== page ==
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In Shakespeare's Macbeth, Macbeth certainly brings about his own downfall with his hubris (his forcing his way above his station in life) and his ambition. But other factors do contribute to his fall.
Macbeth is not the planner in his family--his wife is. He veers from her plan when he kills the grooms, who should be interrogated about what they know of Duncan's death. By veering from his wife's plan he arouses suspicion in Macduff, the hero of the play who will eventually defeat and kill Macbeth. He then shuts his wife out of the decision-making process, and makes his own plans. And his plans are faulty. He replaces his wife as adviser with the witches, who don't have his best interests in mind and use equivocation to trick him. He creates too many coincidences when he kills Banquo and tries to kill Fleance, but Fleance escapes (too many sons killing fathers to be believable). And he really goes over the top, so to speak, when he orders the slaughter of Macduff's family. His fellow thanes and soldiers can only take so much. By the time the battle actually starts, most of Macbeth's subjects have gone over to the opponents.
Also, depending on your point of view and your interpretation, you could argue that fate plays a part in Macbeth's fall. The witches, representing fate in the play, know the future or at least know how to manipulate the present to form the future, and somewhat direct the action. At the least, the witches start the play with a plan and that plan is successful. The witches win, in the play, with no costs to themselves.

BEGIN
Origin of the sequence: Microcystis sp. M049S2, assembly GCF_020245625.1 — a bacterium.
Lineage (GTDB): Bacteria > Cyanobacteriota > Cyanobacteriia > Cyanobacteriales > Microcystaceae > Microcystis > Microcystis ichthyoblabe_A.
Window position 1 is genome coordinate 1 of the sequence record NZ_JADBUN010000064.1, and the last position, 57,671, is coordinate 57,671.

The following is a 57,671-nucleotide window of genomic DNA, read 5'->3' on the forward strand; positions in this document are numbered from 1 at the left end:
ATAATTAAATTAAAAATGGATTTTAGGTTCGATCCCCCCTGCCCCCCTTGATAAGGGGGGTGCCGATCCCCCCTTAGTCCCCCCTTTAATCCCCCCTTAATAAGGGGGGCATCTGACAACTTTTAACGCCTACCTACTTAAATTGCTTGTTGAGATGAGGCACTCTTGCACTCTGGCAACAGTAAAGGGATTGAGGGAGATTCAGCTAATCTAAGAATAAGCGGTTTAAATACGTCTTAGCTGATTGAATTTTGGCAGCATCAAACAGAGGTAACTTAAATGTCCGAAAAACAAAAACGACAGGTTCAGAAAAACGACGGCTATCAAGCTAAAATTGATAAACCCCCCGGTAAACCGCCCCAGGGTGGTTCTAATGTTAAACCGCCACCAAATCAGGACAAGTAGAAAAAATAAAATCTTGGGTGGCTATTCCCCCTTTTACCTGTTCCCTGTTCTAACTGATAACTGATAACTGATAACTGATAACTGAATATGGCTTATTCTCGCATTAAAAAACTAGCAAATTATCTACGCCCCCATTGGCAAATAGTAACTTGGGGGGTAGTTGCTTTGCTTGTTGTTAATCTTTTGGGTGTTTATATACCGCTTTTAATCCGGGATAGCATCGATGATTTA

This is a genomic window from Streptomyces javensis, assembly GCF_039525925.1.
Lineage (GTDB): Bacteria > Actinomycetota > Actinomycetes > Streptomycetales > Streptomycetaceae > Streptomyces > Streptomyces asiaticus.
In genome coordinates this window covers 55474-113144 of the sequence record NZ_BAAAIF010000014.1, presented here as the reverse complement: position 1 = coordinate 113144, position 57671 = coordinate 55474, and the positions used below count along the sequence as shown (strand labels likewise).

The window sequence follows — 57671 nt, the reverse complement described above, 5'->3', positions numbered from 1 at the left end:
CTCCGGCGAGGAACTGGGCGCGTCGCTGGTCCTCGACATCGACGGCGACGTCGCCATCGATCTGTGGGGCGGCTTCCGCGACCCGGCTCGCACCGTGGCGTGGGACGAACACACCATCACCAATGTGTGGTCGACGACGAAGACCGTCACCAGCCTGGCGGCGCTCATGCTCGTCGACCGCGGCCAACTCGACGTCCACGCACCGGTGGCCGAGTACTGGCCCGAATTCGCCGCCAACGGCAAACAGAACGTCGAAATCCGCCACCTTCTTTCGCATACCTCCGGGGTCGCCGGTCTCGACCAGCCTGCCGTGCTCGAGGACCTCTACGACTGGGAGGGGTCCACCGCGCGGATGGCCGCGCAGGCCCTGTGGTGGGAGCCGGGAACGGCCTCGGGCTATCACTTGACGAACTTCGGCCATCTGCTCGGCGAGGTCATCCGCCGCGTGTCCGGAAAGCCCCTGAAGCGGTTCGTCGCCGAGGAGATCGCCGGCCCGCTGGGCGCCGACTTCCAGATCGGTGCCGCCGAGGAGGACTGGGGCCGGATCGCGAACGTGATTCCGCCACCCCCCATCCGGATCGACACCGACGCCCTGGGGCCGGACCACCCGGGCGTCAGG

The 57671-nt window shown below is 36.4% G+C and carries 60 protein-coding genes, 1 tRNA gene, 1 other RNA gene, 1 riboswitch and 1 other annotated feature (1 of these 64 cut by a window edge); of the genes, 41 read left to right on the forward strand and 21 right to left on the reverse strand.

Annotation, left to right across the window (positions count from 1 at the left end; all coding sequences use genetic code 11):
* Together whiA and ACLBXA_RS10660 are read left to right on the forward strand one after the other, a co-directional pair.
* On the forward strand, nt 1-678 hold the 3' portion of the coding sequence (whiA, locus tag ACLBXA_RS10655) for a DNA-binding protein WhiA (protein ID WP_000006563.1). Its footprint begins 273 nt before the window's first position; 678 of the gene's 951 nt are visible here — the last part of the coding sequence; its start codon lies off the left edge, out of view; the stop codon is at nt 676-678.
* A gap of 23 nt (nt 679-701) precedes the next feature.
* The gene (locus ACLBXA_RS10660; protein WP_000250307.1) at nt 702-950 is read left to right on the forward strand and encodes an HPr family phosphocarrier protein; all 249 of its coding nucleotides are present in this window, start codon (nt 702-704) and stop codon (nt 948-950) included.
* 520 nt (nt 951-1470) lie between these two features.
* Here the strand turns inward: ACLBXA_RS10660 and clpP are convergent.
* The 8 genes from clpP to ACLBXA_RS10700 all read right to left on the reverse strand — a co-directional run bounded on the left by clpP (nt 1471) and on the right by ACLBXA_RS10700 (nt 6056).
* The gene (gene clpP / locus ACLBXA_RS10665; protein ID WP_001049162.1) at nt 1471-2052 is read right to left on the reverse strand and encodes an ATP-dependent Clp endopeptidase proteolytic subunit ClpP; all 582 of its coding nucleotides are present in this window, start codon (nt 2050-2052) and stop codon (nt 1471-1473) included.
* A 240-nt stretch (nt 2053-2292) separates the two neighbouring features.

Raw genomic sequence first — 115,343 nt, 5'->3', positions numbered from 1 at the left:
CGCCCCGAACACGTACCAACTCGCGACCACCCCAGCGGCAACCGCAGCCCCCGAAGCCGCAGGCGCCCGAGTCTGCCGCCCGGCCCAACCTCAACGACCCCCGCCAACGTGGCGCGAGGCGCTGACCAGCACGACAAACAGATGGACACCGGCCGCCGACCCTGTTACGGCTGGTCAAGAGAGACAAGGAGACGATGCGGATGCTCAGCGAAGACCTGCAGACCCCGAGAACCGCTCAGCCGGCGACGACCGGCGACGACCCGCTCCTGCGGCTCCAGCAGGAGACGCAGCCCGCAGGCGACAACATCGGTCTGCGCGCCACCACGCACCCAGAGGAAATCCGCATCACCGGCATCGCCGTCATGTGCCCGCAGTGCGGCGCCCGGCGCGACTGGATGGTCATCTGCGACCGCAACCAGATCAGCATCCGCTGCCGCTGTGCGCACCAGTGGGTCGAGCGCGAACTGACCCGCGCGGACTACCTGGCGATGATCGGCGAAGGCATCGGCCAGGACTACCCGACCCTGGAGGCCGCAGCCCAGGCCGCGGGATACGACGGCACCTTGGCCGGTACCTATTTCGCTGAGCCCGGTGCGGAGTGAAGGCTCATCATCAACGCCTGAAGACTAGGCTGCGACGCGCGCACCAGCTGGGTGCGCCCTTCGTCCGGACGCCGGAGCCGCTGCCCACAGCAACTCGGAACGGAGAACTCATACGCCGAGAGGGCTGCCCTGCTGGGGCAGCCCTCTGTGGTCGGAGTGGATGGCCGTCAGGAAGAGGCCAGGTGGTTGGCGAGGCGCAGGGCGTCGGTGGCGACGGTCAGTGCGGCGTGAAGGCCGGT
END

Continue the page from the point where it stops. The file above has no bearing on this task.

This is an interesting question to consider. Macbeth's tragic flaw - his overriding ambition - propels him into a world of murder and mayhem, from which he never recovers. However we should also consider if the play suggests that fate, as represented in the witches' prophecy, drives him. However, it seems more likely that the witches merely play on Macbeth's existing inner weakness; his downfall is not the result of any impersonal external agency.
A more important external factor might be said to be his wife, who actively exhorts him to murder. However, as with the witches, she is essentially bringing out what already exists in him - she is not putting a new idea into his head. We might conclude, therefore, that Macbeth's own tragic flaw is indeed the factor that causes his downfall. If he had never been ambitious, he would have surely continued as we see him at the beginning of the play: a noble soldier much honoured and respected by all, rather than being universally reviled, as he is by the end of the play.
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